Biocomposites Developed Using Protein-Based Materials as Matrix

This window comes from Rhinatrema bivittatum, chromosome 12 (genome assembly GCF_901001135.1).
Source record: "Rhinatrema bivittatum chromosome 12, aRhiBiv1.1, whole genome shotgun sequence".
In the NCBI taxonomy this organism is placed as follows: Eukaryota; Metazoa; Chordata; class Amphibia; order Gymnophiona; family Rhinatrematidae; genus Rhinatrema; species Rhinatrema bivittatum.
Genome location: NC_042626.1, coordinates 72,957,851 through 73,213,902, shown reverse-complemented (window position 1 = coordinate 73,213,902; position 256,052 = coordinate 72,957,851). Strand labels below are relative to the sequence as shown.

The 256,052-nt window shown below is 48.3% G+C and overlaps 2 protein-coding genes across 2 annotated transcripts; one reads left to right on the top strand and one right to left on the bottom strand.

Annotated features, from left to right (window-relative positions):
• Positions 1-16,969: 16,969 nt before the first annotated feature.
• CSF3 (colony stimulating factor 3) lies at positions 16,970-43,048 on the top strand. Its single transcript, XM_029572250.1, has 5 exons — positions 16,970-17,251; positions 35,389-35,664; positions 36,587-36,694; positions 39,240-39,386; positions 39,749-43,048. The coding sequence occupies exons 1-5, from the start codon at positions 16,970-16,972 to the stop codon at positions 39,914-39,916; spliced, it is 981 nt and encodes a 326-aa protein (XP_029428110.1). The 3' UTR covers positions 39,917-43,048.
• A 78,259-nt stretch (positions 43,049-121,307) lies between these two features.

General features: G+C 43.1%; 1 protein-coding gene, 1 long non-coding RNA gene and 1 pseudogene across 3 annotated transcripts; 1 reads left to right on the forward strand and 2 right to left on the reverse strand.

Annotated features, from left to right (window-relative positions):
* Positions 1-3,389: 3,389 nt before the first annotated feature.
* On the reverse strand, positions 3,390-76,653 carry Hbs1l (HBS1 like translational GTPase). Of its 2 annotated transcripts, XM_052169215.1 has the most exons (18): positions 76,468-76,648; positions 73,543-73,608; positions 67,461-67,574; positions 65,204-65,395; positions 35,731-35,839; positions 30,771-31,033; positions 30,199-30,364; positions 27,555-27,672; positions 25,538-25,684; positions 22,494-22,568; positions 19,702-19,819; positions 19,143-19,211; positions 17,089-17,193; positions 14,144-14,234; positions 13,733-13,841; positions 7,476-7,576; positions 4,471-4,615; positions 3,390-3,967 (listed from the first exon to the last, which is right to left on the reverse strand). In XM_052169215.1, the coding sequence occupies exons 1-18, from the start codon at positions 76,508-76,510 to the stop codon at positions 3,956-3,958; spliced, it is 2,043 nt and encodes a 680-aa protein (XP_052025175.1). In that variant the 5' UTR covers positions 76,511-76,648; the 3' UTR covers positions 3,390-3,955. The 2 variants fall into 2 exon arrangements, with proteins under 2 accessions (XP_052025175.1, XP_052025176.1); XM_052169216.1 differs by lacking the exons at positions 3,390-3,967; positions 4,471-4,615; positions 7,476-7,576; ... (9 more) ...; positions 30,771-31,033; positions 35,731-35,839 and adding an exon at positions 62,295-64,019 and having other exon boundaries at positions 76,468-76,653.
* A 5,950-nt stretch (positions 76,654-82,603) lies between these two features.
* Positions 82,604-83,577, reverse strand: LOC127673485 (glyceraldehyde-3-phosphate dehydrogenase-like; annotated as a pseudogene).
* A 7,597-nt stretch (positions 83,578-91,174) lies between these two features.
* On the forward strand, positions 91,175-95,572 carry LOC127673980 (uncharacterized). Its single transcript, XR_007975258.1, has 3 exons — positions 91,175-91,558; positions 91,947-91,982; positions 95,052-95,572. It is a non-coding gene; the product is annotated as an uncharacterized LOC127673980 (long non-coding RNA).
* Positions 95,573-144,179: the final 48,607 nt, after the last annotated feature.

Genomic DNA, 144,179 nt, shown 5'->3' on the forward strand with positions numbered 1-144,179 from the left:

Unlike the familiar approach of using natural fibers or agricultural residues as reinforcement and synthetic polymers as matrix, attempts have been made to use matrix from renewable resources with various types of reinforcement [13Mon]. In one such attempt, wheat gluten was used as the matrix and wheat straw ground to various lengths was used as reinforcement. Wheat straw lengths obtained were 2 mm, 0.2 mm, and less than 0.2 μm. The ground wheat straw was mixed with wheat gluten with the addition of glycerol (30 %) as plasticizer, and the mixture was compression molded at 120 °C for 5 min. Some of the properties of the composites obtained are given in Table 69.1. As seen from the table, increasing the fiber content increased the strength and modulus but decreased the elongation. Similarly, impact- and ball-milled fibers provided better tensile properties than the cut-milled fibers at similar levels of fiber loading [13Mon]. Although composites made using wheat gluten and wheat straws have good tensile properties, the wheat gluten and plasticizer are highly hydrophilic and absorb considerable amounts of water. Such composites are expected to have poor stability at high humidities or under aqueous environments and therefore not useful for practical applications.